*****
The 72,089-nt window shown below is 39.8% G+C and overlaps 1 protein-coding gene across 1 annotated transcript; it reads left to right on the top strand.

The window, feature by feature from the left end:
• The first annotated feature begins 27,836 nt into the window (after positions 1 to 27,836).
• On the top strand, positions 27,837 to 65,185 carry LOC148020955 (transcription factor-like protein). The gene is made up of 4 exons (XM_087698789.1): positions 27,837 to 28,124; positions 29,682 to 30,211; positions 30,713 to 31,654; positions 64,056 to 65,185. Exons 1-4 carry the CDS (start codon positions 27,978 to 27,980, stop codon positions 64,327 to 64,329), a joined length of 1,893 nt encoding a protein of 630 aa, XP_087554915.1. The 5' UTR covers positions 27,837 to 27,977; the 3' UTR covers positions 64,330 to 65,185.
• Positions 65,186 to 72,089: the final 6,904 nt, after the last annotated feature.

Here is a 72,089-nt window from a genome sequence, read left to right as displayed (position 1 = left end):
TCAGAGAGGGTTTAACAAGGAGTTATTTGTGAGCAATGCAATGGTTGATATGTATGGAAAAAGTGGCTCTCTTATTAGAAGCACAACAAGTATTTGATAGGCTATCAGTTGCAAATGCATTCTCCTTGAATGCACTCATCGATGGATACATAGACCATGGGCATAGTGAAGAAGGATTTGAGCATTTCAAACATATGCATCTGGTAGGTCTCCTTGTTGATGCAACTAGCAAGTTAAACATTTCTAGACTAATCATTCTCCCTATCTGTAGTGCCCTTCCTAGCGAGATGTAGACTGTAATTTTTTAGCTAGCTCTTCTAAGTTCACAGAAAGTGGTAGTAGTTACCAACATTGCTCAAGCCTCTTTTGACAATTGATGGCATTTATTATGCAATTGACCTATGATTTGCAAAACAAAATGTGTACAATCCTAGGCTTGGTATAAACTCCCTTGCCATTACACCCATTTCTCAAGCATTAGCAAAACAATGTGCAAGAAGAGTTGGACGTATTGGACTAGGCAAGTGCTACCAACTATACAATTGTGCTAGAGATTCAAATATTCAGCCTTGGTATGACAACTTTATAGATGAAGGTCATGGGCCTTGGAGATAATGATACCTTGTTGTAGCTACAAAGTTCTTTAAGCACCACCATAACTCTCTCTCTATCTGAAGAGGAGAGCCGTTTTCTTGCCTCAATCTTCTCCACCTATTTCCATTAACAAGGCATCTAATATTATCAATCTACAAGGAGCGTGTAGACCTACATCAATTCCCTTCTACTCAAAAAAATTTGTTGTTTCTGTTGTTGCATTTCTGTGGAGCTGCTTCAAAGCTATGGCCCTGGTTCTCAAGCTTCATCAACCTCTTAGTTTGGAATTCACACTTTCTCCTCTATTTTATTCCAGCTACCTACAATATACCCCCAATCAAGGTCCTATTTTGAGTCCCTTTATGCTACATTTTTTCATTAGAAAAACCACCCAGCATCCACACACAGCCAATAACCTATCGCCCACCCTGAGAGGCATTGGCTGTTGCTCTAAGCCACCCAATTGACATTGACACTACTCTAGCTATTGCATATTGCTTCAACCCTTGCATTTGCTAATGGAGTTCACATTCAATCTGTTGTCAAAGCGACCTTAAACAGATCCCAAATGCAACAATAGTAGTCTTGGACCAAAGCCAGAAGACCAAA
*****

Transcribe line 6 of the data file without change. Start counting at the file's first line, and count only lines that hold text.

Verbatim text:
Here is a 72,089-nt window from a genome sequence, read left to right as displayed (position 1 = left end):